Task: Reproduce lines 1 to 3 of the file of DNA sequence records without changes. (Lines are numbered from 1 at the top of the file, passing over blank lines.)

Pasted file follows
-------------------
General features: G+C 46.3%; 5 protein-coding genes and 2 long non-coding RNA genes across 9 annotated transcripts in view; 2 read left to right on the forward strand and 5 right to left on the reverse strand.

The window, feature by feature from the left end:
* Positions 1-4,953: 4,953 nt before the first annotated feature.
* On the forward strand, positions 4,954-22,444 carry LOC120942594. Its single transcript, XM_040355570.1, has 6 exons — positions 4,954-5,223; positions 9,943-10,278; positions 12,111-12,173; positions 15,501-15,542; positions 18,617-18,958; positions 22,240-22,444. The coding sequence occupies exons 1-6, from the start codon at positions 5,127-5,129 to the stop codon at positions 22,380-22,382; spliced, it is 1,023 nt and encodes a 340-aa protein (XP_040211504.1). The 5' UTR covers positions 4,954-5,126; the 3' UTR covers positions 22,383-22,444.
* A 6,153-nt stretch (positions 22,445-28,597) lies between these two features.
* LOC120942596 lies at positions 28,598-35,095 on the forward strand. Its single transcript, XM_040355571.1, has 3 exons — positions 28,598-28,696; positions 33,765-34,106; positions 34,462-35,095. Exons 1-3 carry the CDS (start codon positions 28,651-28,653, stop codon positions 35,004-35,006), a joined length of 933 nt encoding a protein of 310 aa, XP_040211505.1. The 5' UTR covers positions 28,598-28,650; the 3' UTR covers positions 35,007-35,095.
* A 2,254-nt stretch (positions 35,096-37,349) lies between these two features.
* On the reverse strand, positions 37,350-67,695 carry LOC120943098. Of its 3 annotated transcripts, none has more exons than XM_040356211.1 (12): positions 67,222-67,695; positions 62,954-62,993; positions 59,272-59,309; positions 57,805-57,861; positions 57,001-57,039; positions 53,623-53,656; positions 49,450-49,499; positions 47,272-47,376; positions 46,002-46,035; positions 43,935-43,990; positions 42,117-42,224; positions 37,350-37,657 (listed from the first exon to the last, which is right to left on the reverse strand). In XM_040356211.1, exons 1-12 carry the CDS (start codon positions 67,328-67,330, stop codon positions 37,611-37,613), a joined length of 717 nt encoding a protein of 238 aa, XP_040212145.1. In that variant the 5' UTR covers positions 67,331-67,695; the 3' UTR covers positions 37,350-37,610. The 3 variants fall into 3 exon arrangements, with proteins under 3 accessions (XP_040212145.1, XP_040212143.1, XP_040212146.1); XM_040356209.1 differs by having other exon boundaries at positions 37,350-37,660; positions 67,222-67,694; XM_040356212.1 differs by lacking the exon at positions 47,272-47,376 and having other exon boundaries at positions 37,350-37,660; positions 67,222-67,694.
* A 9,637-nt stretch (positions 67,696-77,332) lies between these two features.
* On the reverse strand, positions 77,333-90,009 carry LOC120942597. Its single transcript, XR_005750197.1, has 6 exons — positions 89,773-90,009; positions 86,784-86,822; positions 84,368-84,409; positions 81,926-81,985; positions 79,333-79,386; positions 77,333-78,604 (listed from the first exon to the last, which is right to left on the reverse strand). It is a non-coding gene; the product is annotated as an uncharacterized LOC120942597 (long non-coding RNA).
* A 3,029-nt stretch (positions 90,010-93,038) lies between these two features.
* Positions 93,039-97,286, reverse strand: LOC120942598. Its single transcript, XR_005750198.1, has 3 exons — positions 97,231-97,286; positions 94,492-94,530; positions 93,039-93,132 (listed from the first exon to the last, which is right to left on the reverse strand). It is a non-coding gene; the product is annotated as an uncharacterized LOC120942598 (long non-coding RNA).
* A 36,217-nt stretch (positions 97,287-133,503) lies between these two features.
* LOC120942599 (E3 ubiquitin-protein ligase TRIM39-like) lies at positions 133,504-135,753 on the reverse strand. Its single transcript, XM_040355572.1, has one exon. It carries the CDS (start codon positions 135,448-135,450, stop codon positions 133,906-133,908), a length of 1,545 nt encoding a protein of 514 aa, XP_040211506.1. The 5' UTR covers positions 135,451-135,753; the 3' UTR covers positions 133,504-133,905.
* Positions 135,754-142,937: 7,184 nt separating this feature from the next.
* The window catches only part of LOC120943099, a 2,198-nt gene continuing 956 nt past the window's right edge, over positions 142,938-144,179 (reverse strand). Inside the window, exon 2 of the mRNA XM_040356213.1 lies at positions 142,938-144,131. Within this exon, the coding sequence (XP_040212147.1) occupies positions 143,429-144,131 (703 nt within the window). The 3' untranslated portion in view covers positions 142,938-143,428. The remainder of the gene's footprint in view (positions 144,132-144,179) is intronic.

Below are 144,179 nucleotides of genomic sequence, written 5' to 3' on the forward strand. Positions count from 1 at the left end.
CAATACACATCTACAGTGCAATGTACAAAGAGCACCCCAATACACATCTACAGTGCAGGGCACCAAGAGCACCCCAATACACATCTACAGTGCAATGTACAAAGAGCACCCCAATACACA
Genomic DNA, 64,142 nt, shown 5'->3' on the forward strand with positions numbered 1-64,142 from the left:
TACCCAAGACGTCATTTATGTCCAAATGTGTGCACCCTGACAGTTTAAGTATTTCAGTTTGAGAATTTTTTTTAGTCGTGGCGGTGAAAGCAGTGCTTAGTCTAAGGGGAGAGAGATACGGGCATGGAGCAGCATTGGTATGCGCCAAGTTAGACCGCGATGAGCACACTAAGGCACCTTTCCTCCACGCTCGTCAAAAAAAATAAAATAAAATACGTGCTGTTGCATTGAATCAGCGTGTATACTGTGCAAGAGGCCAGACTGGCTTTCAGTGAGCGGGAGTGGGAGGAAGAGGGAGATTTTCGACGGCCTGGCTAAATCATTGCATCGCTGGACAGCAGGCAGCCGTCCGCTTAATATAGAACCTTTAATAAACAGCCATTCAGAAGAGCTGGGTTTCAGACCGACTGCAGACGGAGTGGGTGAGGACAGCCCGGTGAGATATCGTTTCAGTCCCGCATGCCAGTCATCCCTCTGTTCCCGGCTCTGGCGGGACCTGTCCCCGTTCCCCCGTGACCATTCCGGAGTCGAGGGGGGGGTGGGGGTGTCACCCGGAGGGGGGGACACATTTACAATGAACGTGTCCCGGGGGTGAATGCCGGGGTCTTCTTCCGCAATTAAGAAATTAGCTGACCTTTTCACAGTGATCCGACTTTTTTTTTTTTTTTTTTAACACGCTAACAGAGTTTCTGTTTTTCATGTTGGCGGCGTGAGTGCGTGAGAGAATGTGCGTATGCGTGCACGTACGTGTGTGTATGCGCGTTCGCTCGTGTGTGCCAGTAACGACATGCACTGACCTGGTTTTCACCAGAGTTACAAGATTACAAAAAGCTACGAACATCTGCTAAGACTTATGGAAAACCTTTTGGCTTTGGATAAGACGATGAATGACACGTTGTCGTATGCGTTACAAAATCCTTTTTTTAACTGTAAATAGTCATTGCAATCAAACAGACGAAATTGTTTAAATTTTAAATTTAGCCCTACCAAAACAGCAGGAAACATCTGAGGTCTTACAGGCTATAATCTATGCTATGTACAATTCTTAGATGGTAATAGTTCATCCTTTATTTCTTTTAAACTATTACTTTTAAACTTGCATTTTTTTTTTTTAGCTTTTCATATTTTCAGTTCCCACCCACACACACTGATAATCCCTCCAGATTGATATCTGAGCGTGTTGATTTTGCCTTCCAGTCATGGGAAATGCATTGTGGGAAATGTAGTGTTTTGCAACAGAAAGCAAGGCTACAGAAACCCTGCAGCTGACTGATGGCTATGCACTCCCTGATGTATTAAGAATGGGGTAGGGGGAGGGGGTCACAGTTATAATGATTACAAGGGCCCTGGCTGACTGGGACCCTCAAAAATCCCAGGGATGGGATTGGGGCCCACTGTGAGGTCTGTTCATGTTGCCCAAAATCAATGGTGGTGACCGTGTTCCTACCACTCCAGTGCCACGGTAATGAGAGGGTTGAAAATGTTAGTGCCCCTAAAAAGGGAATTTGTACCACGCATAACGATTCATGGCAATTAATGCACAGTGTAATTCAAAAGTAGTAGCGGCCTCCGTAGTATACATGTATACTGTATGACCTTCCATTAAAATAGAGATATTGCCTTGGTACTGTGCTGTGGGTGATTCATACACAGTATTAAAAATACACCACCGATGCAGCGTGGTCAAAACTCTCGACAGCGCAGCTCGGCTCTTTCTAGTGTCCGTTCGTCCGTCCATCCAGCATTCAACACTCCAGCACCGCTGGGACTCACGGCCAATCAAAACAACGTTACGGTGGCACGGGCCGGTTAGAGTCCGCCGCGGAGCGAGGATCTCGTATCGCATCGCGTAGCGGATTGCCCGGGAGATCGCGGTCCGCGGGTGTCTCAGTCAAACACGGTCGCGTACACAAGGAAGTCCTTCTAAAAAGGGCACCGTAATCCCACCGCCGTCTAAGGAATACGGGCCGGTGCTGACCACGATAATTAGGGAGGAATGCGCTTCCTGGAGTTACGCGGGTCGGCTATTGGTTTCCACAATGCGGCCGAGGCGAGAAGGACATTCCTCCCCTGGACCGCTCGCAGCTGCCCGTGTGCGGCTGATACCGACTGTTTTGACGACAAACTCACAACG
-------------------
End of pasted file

General features: G+C 46.3%; 5 protein-coding genes and 2 long non-coding RNA genes across 9 annotated transcripts in view; 2 read left to right on the forward strand and 5 right to left on the reverse strand.

The window, feature by feature from the left end:
* Positions 1-4,953: 4,953 nt before the first annotated feature.